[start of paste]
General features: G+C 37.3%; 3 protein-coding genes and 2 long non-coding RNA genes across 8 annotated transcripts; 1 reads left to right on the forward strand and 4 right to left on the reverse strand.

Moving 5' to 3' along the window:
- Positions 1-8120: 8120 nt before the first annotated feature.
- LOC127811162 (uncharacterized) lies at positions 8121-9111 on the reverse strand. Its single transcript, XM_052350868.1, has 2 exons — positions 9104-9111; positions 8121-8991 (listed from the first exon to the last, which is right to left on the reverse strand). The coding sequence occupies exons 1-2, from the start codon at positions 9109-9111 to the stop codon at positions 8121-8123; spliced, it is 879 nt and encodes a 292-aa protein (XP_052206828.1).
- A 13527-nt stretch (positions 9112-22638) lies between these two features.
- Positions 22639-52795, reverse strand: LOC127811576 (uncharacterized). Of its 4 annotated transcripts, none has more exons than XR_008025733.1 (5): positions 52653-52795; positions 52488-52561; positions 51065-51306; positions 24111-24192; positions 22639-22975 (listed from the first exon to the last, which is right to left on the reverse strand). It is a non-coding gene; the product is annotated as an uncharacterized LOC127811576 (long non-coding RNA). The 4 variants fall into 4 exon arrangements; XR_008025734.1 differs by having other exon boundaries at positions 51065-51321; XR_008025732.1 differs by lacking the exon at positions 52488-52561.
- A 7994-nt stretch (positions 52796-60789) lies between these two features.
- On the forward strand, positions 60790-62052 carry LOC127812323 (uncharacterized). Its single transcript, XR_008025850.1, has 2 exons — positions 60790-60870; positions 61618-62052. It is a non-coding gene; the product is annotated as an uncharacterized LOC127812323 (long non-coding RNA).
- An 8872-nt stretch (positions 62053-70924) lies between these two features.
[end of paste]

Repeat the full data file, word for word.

General features: G+C 37.3%; 3 protein-coding genes and 2 long non-coding RNA genes across 8 annotated transcripts; 1 reads left to right on the forward strand and 4 right to left on the reverse strand.

Moving 5' to 3' along the window:
- Positions 1-8120: 8120 nt before the first annotated feature.
- LOC127811162 (uncharacterized) lies at positions 8121-9111 on the reverse strand. Its single transcript, XM_052350868.1, has 2 exons — positions 9104-9111; positions 8121-8991 (listed from the first exon to the last, which is right to left on the reverse strand). The coding sequence occupies exons 1-2, from the start codon at positions 9109-9111 to the stop codon at positions 8121-8123; spliced, it is 879 nt and encodes a 292-aa protein (XP_052206828.1).
- A 13527-nt stretch (positions 9112-22638) lies between these two features.
- Positions 22639-52795, reverse strand: LOC127811576 (uncharacterized). Of its 4 annotated transcripts, none has more exons than XR_008025733.1 (5): positions 52653-52795; positions 52488-52561; positions 51065-51306; positions 24111-24192; positions 22639-22975 (listed from the first exon to the last, which is right to left on the reverse strand). It is a non-coding gene; the product is annotated as an uncharacterized LOC127811576 (long non-coding RNA). The 4 variants fall into 4 exon arrangements; XR_008025734.1 differs by having other exon boundaries at positions 51065-51321; XR_008025732.1 differs by lacking the exon at positions 52488-52561.
- A 7994-nt stretch (positions 52796-60789) lies between these two features.
- On the forward strand, positions 60790-62052 carry LOC127812323 (uncharacterized). Its single transcript, XR_008025850.1, has 2 exons — positions 60790-60870; positions 61618-62052. It is a non-coding gene; the product is annotated as an uncharacterized LOC127812323 (long non-coding RNA).
- An 8872-nt stretch (positions 62053-70924) lies between these two features.